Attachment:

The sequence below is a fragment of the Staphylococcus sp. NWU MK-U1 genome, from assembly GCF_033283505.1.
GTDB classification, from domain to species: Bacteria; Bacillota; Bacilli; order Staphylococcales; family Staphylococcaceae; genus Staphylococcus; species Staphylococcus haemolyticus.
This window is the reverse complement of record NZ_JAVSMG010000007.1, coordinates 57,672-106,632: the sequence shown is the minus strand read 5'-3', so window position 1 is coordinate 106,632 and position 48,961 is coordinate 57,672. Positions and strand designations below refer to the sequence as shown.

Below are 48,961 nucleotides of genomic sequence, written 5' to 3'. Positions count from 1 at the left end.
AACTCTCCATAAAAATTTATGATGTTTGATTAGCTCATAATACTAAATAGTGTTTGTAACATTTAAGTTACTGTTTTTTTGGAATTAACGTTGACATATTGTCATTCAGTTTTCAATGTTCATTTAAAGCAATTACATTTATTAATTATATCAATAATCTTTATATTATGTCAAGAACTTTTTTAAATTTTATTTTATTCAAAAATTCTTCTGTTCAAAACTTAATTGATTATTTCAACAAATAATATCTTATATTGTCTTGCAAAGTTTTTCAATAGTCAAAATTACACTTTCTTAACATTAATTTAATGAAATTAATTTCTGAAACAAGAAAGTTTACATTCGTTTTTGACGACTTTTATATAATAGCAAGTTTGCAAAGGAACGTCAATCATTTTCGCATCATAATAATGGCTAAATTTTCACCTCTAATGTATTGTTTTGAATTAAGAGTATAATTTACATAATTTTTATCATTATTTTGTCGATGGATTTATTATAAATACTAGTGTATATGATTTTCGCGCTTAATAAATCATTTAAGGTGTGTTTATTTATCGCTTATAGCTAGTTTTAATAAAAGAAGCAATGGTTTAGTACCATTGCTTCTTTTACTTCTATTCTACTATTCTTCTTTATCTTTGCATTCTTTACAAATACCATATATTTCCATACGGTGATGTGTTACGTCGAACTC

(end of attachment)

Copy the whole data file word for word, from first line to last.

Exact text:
The sequence below is a fragment of the Staphylococcus sp. NWU MK-U1 genome, from assembly GCF_033283505.1.
GTDB classification, from domain to species: Bacteria; Bacillota; Bacilli; order Staphylococcales; family Staphylococcaceae; genus Staphylococcus; species Staphylococcus haemolyticus.
This window is the reverse complement of record NZ_JAVSMG010000007.1, coordinates 57,672-106,632: the sequence shown is the minus strand read 5'-3', so window position 1 is coordinate 106,632 and position 48,961 is coordinate 57,672. Positions and strand designations below refer to the sequence as shown.

Below are 48,961 nucleotides of genomic sequence, written 5' to 3'. Positions count from 1 at the left end.
AACTCTCCATAAAAATTTATGATGTTTGATTAGCTCATAATACTAAATAGTGTTTGTAACATTTAAGTTACTGTTTTTTTGGAATTAACGTTGACATATTGTCATTCAGTTTTCAATGTTCATTTAAAGCAATTACATTTATTAATTATATCAATAATCTTTATATTATGTCAAGAACTTTTTTAAATTTTATTTTATTCAAAAATTCTTCTGTTCAAAACTTAATTGATTATTTCAACAAATAATATCTTATATTGTCTTGCAAAGTTTTTCAATAGTCAAAATTACACTTTCTTAACATTAATTTAATGAAATTAATTTCTGAAACAAGAAAGTTTACATTCGTTTTTGACGACTTTTATATAATAGCAAGTTTGCAAAGGAACGTCAATCATTTTCGCATCATAATAATGGCTAAATTTTCACCTCTAATGTATTGTTTTGAATTAAGAGTATAATTTACATAATTTTTATCATTATTTTGTCGATGGATTTATTATAAATACTAGTGTATATGATTTTCGCGCTTAATAAATCATTTAAGGTGTGTTTATTTATCGCTTATAGCTAGTTTTAATAAAAGAAGCAATGGTTTAGTACCATTGCTTCTTTTACTTCTATTCTACTATTCTTCTTTATCTTTGCATTCTTTACAAATACCATATATTTCCATACGGTGATGTGTTACGTCGAACTC